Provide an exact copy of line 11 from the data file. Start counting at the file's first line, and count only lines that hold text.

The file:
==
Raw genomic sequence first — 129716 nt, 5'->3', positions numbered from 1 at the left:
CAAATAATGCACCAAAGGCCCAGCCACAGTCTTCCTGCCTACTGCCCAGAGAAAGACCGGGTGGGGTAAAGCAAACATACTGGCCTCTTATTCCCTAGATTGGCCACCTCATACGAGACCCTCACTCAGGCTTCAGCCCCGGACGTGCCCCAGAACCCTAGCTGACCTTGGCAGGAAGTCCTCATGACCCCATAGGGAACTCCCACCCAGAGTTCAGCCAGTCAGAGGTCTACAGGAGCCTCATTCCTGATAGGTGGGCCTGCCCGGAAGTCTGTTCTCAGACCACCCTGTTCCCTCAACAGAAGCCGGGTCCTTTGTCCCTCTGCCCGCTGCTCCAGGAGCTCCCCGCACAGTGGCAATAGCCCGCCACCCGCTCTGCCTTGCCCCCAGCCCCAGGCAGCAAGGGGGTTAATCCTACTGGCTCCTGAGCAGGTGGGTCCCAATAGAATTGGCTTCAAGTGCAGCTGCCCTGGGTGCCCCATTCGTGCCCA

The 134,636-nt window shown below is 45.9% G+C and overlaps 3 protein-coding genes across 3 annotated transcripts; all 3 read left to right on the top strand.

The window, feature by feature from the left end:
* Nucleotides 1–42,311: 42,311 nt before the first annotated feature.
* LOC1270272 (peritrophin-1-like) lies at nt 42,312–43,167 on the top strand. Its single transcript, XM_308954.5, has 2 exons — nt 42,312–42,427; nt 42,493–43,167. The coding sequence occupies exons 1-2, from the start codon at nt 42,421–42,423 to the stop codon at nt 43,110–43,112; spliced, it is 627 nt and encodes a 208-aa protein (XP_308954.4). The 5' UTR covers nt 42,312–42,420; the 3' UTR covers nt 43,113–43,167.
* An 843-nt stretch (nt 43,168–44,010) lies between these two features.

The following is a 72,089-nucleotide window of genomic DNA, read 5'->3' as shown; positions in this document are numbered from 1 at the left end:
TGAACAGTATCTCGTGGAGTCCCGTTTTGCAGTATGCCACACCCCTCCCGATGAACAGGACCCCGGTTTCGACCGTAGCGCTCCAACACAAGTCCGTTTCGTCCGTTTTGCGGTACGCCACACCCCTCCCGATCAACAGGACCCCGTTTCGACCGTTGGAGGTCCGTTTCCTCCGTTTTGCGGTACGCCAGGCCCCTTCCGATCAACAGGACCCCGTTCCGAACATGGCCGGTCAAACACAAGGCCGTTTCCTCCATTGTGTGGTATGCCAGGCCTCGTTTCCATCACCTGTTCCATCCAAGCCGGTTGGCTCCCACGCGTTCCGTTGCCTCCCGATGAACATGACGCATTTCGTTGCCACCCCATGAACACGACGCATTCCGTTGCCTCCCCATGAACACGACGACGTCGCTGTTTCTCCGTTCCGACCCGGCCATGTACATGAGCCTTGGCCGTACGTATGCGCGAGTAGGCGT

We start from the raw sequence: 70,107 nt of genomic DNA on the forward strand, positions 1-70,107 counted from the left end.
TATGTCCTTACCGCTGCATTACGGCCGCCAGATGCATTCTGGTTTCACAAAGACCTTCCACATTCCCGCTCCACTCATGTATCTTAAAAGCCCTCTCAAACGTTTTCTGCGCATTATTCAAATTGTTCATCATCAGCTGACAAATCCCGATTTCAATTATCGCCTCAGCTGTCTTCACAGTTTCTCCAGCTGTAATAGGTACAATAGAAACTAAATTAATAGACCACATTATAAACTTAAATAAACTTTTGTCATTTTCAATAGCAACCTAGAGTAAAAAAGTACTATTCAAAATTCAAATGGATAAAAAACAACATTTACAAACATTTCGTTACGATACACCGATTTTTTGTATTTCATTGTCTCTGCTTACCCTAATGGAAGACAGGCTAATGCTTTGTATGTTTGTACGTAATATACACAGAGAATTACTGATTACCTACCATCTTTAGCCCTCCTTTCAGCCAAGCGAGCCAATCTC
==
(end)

TATGTCCTTACCGCTGCATTACGGCCGCCAGATGCATTCTGGTTTCACAAAGACCTTCCACATTCCCGCTCCACTCATGTATCTTAAAAGCCCTCTCAAACGTTTTCTGCGCATTATTCAAATTGTTCATCATCAGCTGACAAATCCCGATTTCAATTATCGCCTCAGCTGTCTTCACAGTTTCTCCAGCTGTAATAGGTACAATAGAAACTAAATTAATAGACCACATTATAAACTTAAATAAACTTTTGTCATTTTCAATAGCAACCTAGAGTAAAAAAGTACTATTCAAAATTCAAATGGATAAAAAACAACATTTACAAACATTTCGTTACGATACACCGATTTTTTGTATTTCATTGTCTCTGCTTACCCTAATGGAAGACAGGCTAATGCTTTGTATGTTTGTACGTAATATACACAGAGAATTACTGATTACCTACCATCTTTAGCCCTCCTTTCAGCCAAGCGAGCCAATCTC